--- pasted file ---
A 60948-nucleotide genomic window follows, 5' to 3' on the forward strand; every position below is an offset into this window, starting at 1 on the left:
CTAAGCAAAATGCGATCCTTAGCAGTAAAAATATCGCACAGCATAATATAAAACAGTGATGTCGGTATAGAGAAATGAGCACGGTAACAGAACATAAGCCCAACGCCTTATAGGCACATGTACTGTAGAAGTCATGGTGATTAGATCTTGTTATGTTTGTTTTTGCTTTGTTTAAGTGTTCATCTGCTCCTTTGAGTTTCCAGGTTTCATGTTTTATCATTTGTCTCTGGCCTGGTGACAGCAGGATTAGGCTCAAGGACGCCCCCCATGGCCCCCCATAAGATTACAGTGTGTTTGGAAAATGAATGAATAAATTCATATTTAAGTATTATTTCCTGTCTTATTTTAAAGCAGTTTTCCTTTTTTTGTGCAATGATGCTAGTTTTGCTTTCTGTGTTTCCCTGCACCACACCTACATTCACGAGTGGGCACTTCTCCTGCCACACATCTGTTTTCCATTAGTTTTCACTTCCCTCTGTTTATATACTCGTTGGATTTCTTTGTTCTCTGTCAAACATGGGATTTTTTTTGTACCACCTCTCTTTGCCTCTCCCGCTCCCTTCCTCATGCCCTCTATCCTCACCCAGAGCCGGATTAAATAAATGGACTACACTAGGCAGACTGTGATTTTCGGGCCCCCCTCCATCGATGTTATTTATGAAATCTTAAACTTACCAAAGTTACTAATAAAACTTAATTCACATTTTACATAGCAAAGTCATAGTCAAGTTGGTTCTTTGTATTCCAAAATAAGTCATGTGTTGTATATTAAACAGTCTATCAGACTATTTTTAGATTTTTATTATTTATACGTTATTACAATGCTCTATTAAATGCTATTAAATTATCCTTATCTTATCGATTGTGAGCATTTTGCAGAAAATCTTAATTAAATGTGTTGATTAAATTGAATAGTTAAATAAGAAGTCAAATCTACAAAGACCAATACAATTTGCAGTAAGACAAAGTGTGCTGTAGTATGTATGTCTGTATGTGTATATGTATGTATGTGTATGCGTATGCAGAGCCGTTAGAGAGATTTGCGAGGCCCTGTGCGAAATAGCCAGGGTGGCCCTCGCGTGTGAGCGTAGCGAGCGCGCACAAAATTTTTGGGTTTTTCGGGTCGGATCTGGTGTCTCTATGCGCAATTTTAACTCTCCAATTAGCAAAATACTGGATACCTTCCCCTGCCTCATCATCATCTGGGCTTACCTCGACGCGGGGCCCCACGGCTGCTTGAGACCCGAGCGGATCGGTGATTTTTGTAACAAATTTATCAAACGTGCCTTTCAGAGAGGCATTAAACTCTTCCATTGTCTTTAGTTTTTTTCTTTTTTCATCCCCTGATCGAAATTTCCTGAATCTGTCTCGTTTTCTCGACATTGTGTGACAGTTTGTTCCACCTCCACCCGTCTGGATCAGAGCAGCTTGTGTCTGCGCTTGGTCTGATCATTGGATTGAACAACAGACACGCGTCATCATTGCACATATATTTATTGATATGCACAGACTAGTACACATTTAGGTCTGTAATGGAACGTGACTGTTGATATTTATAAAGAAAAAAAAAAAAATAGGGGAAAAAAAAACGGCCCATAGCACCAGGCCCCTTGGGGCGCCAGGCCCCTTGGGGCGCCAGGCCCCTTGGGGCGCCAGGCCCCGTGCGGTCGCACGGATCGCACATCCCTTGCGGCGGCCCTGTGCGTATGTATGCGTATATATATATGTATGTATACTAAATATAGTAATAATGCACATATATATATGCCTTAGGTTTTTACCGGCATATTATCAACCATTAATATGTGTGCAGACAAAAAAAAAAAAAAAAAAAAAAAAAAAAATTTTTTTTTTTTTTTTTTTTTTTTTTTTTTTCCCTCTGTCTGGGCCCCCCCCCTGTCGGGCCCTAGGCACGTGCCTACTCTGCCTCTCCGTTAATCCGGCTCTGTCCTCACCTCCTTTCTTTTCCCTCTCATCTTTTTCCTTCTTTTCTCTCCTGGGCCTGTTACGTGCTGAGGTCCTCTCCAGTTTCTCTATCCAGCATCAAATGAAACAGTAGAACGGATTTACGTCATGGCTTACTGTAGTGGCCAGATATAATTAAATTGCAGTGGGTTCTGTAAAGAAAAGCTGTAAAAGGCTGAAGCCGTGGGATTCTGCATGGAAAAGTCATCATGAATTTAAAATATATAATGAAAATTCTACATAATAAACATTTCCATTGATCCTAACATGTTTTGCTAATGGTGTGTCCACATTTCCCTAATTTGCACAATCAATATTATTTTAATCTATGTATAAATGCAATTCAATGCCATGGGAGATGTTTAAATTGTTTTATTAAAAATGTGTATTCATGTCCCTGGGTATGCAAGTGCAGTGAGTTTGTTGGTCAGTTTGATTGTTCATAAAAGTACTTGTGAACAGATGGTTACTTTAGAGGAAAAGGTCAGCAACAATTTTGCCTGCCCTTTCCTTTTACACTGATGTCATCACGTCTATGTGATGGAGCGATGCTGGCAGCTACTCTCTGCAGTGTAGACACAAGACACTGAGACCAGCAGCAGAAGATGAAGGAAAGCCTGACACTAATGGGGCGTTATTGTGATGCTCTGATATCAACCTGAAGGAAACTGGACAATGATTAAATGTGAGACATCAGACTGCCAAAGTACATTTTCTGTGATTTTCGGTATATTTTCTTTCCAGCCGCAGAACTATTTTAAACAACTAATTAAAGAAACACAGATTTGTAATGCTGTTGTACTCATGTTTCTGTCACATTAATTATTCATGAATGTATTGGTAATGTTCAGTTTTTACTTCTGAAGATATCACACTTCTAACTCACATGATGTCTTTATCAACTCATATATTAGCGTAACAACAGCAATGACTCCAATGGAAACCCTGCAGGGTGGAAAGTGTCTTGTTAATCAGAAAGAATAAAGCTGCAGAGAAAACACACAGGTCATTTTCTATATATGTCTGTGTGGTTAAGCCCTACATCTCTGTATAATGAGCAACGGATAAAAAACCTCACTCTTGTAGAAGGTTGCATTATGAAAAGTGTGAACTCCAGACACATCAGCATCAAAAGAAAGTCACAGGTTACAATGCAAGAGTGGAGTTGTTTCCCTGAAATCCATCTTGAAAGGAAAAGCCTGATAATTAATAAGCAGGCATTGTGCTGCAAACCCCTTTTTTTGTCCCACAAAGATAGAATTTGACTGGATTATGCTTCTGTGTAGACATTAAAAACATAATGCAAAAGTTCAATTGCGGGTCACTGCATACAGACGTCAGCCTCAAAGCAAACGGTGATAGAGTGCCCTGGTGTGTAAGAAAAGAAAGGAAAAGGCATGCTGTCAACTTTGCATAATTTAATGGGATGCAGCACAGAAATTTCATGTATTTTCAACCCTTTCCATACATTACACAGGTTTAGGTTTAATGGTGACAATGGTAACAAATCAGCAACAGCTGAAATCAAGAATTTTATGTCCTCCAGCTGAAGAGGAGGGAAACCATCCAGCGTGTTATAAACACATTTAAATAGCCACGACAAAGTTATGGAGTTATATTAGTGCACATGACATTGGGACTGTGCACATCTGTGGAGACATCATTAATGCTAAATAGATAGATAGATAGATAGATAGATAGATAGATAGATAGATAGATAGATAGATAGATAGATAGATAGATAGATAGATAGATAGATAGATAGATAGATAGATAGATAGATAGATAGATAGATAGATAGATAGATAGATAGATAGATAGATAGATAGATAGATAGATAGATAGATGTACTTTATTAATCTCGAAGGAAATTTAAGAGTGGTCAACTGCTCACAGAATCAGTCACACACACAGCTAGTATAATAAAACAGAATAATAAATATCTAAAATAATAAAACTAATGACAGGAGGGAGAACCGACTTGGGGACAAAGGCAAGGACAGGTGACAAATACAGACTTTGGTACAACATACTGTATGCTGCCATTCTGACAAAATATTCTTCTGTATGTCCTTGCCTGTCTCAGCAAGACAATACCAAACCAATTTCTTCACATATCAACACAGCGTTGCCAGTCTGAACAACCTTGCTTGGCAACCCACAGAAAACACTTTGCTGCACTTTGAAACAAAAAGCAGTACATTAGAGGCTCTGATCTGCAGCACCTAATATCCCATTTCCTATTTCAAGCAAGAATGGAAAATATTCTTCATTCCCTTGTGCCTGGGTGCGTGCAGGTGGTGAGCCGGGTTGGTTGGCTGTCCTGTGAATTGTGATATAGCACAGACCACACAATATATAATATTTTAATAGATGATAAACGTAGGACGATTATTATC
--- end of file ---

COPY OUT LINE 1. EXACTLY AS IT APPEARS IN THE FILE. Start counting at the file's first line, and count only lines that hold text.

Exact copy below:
A 60948-nucleotide genomic window follows, 5' to 3' on the forward strand; every position below is an offset into this window, starting at 1 on the left: